School & Children’s Home in Ejura
Neo-humanist School and ‘Namaskar House’
Dada Shiveshvarananda who manages the school in front of the gate with children and three other volunteers
The Neo-humanist School of Ejura, in the heart of the Ashanti Region, is managed by Dada Shiveshvarananda, a dedicated yogic monk. The school employs more than 12 local teachers and has received invaluable financial help, as well as great inspiration, from enthusiastic and committed international volunteers from the Kids World Wide program, whose volunteer fees help pay the teachers’ salaries.
Children lining up for afternoon closing assembly. The construction seen in the background is now ready, with new and colorful classrooms
The school goes from nursery to primary and up to JSS (Junior Secondary School) 2, which corresponds to 7-8th grade. Some students are able to pay the tuition, some not, and for each increase in the level numbers in the classes decrease. This is the situation in rural Ghana, where many children drop out of school to work to supplement the income of their parents.
Since it is a private school, the finances of the Neo-humanistic School are fragile and depend heavily on the volunteers that come. The school has expanded a lot since it was first established, and there are constantly repairs and maintenance to be done. So what little money volunteers bring has to be divided between wages for the teachers and construction.
By ensuring stable finances through regular funding we enable the school to give higher wages, making it easier to attract good teachers, which is a difficult task in rural Ghana. It is especially difficult for private schools since they tend to have to pay less, and it is a struggle for Dada to not only pay the minimum wage, but also increase the salaries of our teachers.
Education in rural Ghana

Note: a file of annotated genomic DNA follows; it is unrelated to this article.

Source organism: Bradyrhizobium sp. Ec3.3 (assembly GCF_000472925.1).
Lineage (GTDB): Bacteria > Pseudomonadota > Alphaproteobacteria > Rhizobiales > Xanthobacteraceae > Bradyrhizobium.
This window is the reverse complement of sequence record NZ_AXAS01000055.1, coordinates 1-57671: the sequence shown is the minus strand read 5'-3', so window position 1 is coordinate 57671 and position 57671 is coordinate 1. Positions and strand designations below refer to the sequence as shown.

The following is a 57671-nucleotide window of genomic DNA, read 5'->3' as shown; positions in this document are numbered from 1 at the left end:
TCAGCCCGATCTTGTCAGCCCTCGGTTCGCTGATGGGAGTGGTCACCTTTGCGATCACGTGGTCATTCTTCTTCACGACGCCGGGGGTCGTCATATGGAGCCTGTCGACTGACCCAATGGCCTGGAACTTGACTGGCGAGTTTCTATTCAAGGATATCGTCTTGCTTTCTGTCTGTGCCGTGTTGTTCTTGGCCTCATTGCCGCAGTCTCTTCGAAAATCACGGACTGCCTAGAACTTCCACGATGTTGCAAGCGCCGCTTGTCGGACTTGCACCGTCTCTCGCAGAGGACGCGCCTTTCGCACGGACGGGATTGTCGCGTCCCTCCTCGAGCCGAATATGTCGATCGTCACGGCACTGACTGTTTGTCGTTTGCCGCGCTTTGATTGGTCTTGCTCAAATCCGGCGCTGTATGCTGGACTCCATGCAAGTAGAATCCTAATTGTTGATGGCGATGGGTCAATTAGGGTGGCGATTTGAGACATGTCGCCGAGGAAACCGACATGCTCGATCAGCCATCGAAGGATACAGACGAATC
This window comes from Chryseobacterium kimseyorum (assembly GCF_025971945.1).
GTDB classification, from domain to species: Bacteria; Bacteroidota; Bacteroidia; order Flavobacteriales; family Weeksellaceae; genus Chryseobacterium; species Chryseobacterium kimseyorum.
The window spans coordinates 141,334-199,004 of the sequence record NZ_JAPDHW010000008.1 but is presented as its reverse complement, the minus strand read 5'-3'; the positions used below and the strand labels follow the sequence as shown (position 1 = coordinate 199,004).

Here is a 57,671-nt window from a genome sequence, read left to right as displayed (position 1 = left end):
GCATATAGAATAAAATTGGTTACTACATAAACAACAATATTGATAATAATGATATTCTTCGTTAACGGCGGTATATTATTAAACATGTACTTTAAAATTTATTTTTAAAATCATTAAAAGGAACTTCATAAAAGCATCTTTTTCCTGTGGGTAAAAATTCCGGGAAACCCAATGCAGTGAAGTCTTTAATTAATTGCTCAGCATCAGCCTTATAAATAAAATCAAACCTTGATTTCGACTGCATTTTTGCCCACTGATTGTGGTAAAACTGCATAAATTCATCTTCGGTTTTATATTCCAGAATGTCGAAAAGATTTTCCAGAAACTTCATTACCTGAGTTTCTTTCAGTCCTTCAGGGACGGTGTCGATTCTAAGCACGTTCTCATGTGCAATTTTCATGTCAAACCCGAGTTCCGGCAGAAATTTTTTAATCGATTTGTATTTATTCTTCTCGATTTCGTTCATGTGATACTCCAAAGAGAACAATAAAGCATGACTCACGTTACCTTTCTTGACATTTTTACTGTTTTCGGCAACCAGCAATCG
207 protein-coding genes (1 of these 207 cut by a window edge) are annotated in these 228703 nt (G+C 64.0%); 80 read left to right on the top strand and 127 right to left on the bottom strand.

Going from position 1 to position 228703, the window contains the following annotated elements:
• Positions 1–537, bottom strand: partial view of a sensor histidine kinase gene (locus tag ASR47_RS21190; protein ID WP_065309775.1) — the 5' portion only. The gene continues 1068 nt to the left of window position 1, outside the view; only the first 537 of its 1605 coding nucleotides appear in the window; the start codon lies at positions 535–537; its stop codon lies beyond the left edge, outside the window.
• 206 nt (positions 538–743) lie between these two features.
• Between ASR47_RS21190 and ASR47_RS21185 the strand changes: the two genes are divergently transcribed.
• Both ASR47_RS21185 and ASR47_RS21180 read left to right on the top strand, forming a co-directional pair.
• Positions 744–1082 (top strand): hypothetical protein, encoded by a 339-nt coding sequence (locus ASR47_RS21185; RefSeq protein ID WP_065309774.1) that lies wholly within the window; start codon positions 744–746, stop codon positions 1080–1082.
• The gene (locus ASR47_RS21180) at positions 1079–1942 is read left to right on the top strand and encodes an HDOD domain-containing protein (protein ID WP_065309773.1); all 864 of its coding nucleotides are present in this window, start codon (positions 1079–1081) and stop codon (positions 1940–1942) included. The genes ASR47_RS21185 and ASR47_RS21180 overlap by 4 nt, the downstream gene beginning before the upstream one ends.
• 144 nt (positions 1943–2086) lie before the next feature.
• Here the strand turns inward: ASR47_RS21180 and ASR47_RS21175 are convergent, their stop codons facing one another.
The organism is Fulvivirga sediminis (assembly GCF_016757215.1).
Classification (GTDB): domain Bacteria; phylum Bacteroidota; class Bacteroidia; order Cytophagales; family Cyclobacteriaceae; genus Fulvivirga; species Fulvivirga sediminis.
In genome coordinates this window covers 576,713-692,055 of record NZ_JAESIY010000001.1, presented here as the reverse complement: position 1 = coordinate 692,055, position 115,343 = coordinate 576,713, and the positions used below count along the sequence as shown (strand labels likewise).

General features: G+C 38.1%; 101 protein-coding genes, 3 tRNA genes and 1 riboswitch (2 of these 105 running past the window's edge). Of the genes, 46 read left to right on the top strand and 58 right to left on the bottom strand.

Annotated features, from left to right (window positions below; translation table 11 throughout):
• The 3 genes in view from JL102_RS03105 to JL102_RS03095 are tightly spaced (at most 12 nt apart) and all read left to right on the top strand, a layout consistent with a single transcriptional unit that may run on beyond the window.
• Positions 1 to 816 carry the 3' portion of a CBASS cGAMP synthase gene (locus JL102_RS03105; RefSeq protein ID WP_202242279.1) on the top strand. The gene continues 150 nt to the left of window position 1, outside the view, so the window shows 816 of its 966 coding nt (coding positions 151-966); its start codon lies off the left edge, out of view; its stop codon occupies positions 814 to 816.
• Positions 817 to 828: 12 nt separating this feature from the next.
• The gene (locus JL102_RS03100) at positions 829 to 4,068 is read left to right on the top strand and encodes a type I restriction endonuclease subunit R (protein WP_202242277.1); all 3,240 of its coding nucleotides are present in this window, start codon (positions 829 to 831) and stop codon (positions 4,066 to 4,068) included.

The reality in rural West Africa is that most local teachers have not gone to teachers’ training college, and since poor resources often mean that there are up to 60 children in one class, teaching is mostly done through memorizing and chanting by rote, and beating is the common method of punishment. This makes Neo-humanist Education and its values difficult to implement but also stresses the need for it.
The KG class hard at work
The children enjoy a Fun Day with a parachute from Kate, one of the volunteers
This is recognised in the School’s growing popularity, and Dada therefore has plans for great expansions on to a big plot of 94 acres owned by AMURT on the edge of town. The plan is to create a pre-vocational/technical school doing things like carpentry, construction, brick-molding, which could be sustained by selling their produce, and an agricultural farming school as well as moving the JSS there. The plot is big enough to also hold gardens to feed the ‘Namaskar House’ children’s home and the school.
Dada Shiveshvarananda entering his office
Basic building structures are there, so after some additional construction, getting a school bus to transport the children there would also make it much easier to attract students and get the community involved.
We are also looking into getting computers and internet to make the place more attractive for volunteers, as the nearest existing internet café is in Kumasi the capital of the Ashanti Region 2 hours away. Also having an internet café could be a good additional source of funds for teachers’ salaries etc.
‘Namaskar House’, providing a home for boys…
The ‘Namaskar House’ is just a short walk from the school, and is the home of four boys of now 12-18 years old, as well as Dada and his cook and helper Eric. The boys are also provided with education, and some of them, like Mahadeva, the eldest, wish to become teachers themselves some day.
Mahadeva playing cards with his ‘brothers’ at Namaskar House
Volunteers for the primary school also stay at ‘Namaskar House’ and the fees that they pay for room and board is the only source of funding for the children’s home. It is a lively place and in the evenings many children from the community visit the house to play and interact with the volunteers.
The ‘Namaskar House’ children’s home got its name in the community from the sanskrit greeting ‘namaska’ra’ which Dada extends to all he meets, and is a salutation of the divine within each of us.